Obviously, they have gleaned all this stuff from my profile because I say I like investing, perform magic, have a list of my favorite TV shows and am single.  But sometimes, the advertisements are of questionable material.

  • Once in a while, they have links where I can “Date Asian Girl.”  Note that girl is singular.  That sounds suspiciously like spam, doesn’t it?
  • Sometimes they send me links to dating sites where men can meet other men (ie, a gay dating site).  While I may be able to forgive Facebook for randomly assigning me the wrong one, my profile does say that I am interested in women so one would think they would be able to target me better.

So Facebook is still working out the bugs.  I’m sure they’ll get there eventually.  They better… because I’m a shareholder.

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Yahoo Canada has a video excerpt from an ABC News special that claims it has new evidence that Jesus was married, had heirs, and was married to Mary Magdalene.  This is not a religious blog, I rarely, if ever, post on religious or theological topics.  But, I like reading about biblical history.  And seeing this clip, it says that there is new evidence for the idea that Jesus had heirs.  My first thought was "No, buddy, you don’t.  You have no evidence.  Get your facts straight."

The fact is that there really is no evidence that Jesus was married, let alone married to Mary Magdalene.  All "evidence" is merely speculation.  I like history and if you’re going to say stuff like this, at least try to back it up with some facts.  Here’s a brief summary of what we know:

  1. We know very little about Mary Magdalene from our earliest sources that mention her, the four gospels.
  2. Mary appears only once in Jesus’s pre-crucifixion ministry, in Luke chapter 8.  There, she is mentioned in conjunction with some other women who supported Jesus’s ministry, and that Jesus had driven seven demons out of her.
  3. It is commonly thought that she was a prostitute.  Dan Brown was wrong about a lot of things, but he was right in saying that there is no evidence she was.  Here’s how it works: there is a sinful women mentioned in chapter 7 and then Mary is introduced in Luke chapter 8.  Sinful woman does not imply prostitute, and the woman from chapter 7 is not the same as Mary in chapter 8 because she is only mentioned the first time in chapter 8.  Then, in the book of Mark, another Mary (of Bethany, who is of questionable reputation) anoints Jesus before his crucifixion.  This is not the same Mary.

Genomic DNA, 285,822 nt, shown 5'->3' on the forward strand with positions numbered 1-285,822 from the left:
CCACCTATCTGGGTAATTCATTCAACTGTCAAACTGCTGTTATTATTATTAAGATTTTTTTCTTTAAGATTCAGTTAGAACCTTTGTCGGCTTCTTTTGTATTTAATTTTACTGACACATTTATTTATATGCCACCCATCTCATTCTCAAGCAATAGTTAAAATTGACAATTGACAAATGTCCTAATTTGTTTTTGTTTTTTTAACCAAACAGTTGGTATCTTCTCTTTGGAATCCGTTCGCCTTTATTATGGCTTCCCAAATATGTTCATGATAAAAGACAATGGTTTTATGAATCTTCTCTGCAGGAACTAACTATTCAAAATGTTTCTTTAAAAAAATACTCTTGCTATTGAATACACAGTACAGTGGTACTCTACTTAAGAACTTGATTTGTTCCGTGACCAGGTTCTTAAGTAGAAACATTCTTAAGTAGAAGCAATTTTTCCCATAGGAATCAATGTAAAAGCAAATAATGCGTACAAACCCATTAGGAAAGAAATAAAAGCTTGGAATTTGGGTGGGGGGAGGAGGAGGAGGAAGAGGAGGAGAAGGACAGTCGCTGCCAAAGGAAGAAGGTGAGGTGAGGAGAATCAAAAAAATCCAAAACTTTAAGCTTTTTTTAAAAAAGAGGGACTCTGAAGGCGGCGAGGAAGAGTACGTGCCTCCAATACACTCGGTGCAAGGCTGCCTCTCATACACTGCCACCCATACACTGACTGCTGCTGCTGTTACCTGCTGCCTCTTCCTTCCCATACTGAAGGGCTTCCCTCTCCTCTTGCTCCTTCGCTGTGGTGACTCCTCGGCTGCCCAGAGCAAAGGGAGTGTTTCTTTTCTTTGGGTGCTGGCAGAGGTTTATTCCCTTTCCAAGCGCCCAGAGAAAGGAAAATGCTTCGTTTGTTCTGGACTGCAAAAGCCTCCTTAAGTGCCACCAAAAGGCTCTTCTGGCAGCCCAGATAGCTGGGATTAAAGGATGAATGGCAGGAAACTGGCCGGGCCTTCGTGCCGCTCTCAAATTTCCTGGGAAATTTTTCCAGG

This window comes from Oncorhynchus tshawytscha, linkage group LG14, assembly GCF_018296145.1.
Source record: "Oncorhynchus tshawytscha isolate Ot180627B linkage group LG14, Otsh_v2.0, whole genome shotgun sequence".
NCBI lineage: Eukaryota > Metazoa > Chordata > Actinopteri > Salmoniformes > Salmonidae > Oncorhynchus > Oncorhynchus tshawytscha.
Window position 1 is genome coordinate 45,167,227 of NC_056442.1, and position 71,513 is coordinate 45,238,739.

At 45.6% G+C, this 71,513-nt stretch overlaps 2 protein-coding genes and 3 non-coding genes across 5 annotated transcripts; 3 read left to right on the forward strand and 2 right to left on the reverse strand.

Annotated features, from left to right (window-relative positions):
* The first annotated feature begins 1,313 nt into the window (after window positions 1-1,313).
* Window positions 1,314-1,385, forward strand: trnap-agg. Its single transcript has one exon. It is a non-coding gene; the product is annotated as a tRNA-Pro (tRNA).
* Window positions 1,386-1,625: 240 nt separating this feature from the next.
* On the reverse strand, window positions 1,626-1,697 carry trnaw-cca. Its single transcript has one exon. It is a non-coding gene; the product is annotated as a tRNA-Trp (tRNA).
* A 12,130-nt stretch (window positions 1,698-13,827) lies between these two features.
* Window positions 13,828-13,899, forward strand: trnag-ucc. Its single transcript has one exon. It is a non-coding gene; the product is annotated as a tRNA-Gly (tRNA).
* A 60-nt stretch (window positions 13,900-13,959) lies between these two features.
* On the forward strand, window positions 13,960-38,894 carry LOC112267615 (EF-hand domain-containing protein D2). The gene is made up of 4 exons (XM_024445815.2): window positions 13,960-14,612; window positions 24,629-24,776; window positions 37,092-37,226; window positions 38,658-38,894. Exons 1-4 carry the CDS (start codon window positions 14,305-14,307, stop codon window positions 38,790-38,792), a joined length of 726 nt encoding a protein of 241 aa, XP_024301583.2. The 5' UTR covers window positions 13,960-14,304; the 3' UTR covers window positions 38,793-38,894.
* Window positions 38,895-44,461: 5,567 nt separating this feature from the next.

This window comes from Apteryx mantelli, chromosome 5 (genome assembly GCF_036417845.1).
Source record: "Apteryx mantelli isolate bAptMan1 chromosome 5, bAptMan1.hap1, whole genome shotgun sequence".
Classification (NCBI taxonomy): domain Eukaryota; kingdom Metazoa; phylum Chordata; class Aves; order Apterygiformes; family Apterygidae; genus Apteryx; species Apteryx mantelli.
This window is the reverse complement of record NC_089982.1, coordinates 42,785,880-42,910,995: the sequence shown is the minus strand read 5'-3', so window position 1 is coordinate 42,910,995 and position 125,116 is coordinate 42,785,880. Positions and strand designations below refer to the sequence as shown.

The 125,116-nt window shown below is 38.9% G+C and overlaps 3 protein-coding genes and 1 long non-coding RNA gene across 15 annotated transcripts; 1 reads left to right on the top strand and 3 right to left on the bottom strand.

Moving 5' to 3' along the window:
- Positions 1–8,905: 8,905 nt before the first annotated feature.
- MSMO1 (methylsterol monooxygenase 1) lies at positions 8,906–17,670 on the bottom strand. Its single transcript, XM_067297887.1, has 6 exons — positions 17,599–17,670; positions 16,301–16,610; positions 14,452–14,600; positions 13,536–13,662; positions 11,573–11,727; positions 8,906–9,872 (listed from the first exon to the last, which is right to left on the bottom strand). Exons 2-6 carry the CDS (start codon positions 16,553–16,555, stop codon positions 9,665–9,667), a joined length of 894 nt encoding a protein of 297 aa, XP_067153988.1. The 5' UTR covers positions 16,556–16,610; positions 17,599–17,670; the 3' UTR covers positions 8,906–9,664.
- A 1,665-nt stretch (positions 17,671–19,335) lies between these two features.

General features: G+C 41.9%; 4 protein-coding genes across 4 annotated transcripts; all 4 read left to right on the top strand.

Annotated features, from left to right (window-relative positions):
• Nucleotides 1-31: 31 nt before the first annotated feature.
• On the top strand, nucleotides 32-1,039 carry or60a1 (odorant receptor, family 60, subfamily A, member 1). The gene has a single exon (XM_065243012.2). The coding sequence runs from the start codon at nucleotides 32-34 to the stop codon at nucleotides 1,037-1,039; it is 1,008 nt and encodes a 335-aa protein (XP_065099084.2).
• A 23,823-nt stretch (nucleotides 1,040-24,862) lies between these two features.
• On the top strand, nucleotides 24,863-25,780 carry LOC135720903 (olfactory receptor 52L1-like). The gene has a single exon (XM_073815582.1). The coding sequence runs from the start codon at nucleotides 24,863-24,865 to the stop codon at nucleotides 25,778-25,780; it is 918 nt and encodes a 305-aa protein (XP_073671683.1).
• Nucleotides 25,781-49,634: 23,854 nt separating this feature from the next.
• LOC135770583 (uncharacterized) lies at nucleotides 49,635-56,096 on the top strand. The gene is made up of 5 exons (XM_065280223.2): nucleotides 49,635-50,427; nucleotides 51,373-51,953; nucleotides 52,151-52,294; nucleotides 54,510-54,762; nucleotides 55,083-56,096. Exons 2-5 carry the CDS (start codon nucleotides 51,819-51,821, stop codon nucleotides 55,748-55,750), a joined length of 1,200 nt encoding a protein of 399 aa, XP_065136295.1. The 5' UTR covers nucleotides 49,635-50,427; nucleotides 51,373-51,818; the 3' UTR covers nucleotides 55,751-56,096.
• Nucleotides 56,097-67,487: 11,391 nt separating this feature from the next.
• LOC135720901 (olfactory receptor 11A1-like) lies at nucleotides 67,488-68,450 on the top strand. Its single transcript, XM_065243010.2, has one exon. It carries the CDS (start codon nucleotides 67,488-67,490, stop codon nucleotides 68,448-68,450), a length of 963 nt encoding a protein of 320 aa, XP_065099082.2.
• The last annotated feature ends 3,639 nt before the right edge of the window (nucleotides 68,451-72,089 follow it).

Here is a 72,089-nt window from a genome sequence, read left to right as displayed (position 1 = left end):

The point is you have to mash all these stories about different women together to get a portrait of Mary that she had a questionable background.  But she didn’t; they all all different women and the gospels never portray Jesus and Mary as being intimate.

That’s all we know about Mary’s life prior to the crucifixion.  Here are some more problems with the theory that Jesus was married:

  1. Dan Brown asserts that it would have been unusual for Jesus to be Jewish and unmarried; ergo, he must have been married.  This is false; there was a group of Jews in Jesus’s time with a world view similar to his own that were unmarried: they were called the Essenes (though Jesus himself was not one).  It would not have been unusual for Jesus to have been unmarried.
  2. There is a pseudonymous gospel called the Gospel of Mary that Dan Brown erroneously says that claims that "Jesus used to kiss Mary on the mouth (or lips)" and that this gospel was covered up by the church.  In fact, we have this gospel today but it doesn’t say what it says just now — it says that "Jesus used to kiss Mary on the <blank>."  There is a gap in the manuscript.  What does it say?  Mouth?  Lips?  Cheek?  Forehead?  Could be a whole bunch of things.
  3. It would not be unusual for Jesus’s message to appeal to women.  Much of his message centered around changing roles – blessed are the poor in spirit for theirs is the kingdom of heaven.  Blessed are the meek, for they will inherit the earth.  In other words, the oppressed of this world and the privileged of this world would have their roles reversed in the near future.  Because women in the ancient world were oppressed, the message would be particularly appealing.  They would no longer be oppressed in the coming kingdom of God and would stand as equals.  Thus, it should come as no surprise that women would be attracted to Jesus’s message and he would have many female followers.  This easily explains why Mary Magdalene would be a follower of him.

The simple fact of the matter is that you can pull stuff out of the Shroud of Turin (dismissed as a medieval forgery) and imply innuendo and legend all you want, but there is simply no evidence that Jesus was married and had kids.  It’s all speculation.